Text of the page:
C.R. Patterson & Sons of Greenfield, Ohio, manufactured the Patterson-Greenfield Automobile from 1915 to 1918. Though many automobiles were made in the early 1900s, this was the only African American–owned and –operated automobile company.
It all began when Charles Richard Patterson was born into slavery on a Virginia plantation in 1833. He escaped and settled in Greenfield, Ohio, a town with strong abolitionist sympathies. He learned the skills of the blacksmith and in 1873, he formed a business partnership to build carriages with J.P. Lowe, who was white. Charles eventually became sole proprietor and renamed it C.R. Patterson & Sons in 1893. It was a successful business, employing an integrated workforce of 50. By the turn of the century, Charles Patterson had become a prominent and respected citizen in Greenfield, Ohio.
When Charles Patterson died in 1910, the business passed to his son Frederick. He was the first black student to attend Greenfield High School. At Ohio State University, Frederick broke the school color barrier for sports in 1891, when he played on the football team. He was also voted president of the class of 1893.
Under his leadership, the C.R. Patterson & Sons company transitioned from building carriages to repairing automobiles, then manufacturing automobiles and ultimately trucks and buses to keep up with the changing demands of the growing transportation industry in the U.S.
The first Patterson-Greenfield Automobile was offered in 1915 at a price of $685. Here is a description from one of their ads: “Our car is made with three distinct purposes in mind. First — It is not intended for a large car. It is designed to take the place originally held by the family surrey. It is a 5-passenger vehicle, ample and luxurious. Second — It is intended to meet the requirements of that class of users, who, though perfectly able to spend twice the amount, yet feel that a machine should not engross a disproportionate share of expenditure, and especially it should not do so to the exclusion of proper provisions for home and home comfort, and the travel of varied other pleasurable and beneficial entertainment. It is a sensibly priced car. Third — It is intended to carry with it (and it does so to perfection) every conceivable convenience and every luxury known to car manufacture. There is absolutely nothing shoddy about it. Nothing skimp and stingy.”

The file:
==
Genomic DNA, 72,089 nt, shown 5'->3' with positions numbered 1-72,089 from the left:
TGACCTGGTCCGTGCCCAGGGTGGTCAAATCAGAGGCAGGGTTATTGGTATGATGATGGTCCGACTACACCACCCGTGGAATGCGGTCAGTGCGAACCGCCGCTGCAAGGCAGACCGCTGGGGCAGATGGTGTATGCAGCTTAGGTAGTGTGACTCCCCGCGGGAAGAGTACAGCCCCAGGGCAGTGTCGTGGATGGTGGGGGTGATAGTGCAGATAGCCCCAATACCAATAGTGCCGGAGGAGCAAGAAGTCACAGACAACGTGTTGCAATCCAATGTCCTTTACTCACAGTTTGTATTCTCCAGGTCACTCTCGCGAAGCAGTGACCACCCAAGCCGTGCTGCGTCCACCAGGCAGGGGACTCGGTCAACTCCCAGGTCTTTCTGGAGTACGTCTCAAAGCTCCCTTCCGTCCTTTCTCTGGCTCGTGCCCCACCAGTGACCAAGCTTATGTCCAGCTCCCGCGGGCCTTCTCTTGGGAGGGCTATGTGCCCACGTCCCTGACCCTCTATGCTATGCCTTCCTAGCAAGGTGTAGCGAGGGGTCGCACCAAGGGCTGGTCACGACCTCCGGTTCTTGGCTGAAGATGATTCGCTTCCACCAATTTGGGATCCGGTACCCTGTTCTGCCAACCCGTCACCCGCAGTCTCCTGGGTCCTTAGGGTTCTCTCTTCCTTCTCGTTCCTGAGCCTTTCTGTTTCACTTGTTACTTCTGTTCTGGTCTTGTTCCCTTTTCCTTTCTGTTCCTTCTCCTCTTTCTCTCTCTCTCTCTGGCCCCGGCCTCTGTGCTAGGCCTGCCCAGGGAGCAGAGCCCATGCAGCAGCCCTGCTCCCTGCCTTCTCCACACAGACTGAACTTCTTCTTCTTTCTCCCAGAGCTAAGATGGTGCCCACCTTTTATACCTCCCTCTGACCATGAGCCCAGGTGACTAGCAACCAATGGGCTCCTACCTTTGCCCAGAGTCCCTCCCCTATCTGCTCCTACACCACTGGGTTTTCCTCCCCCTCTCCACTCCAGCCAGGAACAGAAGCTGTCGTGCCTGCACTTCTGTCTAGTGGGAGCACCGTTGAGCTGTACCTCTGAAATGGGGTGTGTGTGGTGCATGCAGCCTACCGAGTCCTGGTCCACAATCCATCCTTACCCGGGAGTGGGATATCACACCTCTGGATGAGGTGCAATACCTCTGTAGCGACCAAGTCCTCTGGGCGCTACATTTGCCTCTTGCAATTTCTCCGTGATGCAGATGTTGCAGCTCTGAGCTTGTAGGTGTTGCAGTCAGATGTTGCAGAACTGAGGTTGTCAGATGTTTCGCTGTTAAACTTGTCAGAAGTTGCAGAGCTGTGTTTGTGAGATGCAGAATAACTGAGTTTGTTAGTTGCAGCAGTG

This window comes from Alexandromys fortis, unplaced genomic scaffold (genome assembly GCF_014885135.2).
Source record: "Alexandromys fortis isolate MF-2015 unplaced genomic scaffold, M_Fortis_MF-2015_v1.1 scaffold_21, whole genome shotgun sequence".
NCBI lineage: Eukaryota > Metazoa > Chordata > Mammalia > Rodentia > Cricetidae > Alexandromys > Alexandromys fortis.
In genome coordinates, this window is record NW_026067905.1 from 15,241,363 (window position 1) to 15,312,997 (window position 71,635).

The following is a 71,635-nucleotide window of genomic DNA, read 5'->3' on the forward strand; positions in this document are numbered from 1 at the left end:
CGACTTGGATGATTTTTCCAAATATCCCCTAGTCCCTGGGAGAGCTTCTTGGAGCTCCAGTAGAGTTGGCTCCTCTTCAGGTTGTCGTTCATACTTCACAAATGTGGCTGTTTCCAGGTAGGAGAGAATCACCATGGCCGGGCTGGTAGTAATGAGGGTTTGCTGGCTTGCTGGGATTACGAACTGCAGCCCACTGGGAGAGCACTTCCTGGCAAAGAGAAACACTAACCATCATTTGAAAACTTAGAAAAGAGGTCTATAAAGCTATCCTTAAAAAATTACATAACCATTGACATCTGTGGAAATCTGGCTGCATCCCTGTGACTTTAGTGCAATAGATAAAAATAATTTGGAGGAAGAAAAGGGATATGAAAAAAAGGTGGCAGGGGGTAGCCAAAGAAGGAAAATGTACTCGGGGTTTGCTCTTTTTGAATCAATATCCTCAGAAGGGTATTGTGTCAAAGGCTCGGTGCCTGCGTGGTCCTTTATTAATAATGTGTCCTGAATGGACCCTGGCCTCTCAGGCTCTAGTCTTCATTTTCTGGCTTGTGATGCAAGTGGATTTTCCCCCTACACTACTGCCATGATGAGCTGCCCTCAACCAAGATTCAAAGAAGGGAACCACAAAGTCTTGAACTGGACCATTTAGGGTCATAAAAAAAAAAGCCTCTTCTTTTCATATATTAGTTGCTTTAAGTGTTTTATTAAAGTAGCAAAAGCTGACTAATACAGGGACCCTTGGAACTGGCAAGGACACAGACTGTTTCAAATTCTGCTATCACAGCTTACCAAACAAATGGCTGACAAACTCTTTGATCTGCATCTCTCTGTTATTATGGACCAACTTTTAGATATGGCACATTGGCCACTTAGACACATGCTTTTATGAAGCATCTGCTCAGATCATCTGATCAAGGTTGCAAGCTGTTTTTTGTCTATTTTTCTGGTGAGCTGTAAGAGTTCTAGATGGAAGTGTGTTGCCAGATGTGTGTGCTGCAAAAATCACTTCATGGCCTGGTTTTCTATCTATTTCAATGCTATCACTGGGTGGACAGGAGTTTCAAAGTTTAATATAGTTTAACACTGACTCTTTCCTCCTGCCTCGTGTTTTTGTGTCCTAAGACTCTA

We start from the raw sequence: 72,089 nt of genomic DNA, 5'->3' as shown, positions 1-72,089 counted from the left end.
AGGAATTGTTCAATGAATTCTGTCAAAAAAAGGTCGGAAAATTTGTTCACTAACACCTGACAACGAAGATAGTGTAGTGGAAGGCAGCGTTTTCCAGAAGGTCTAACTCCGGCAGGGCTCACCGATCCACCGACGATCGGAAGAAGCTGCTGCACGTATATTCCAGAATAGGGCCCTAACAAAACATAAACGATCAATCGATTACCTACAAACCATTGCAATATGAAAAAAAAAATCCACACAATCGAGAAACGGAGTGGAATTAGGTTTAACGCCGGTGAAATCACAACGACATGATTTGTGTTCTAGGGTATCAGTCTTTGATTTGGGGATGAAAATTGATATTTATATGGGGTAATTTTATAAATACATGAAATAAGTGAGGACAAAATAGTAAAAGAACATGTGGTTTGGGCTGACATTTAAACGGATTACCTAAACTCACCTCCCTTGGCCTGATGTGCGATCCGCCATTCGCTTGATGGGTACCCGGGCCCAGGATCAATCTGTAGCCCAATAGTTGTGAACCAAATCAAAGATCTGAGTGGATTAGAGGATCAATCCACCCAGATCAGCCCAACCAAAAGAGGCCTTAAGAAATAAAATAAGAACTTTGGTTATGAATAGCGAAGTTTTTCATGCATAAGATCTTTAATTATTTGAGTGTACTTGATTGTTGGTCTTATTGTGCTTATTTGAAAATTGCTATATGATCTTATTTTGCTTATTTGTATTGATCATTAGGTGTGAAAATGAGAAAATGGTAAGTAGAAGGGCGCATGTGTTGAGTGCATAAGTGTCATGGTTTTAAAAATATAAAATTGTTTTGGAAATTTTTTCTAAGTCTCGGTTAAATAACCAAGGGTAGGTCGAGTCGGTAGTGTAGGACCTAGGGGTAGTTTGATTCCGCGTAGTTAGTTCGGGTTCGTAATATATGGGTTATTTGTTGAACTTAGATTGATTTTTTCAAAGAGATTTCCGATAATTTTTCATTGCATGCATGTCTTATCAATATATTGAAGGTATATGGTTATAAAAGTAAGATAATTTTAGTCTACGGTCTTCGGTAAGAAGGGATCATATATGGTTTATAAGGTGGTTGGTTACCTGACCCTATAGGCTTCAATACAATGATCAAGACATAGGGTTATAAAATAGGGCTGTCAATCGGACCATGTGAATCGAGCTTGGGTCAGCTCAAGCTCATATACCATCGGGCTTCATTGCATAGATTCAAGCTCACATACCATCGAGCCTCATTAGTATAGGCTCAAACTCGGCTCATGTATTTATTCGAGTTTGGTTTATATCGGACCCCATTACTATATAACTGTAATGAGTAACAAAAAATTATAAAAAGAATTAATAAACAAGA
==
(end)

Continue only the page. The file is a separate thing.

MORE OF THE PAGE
A number of models of coupes and sedans were offered. They featured the car’s 30hp Continental 4-cylinder engine, full floating rear axle, cantilever springs, electric starting and lighting, and a split windshield for ventilation. The Patterson-Greenfield automobile had a positive reputation for quality and value.
Frederick Patterson had achieved success in other areas as well. He was instrumental in the development of the Negro Business League, serving as a vice president under Booker T. Washington for several years. In 1924, he became the first black delegate to represent Ohio at the Republican National Convention. The Patterson Company passed through three generations of the family. A series of factors, including the Great Depression, finally caused them to close the factory in 1939, ending their unique chapter in history.
There are no known surviving Patterson-Greenfield automobiles today. But Charles Patterson and his son Frederick Patterson, both successful entrepreneurs in their own right, built a business that lasted several generations and earned a place in African American history and in U.S. automotive history.
Don’t forget: The 30th Anniversary Klingberg Motorcar Event and Pre-war Concours d’Elegance is on June 18.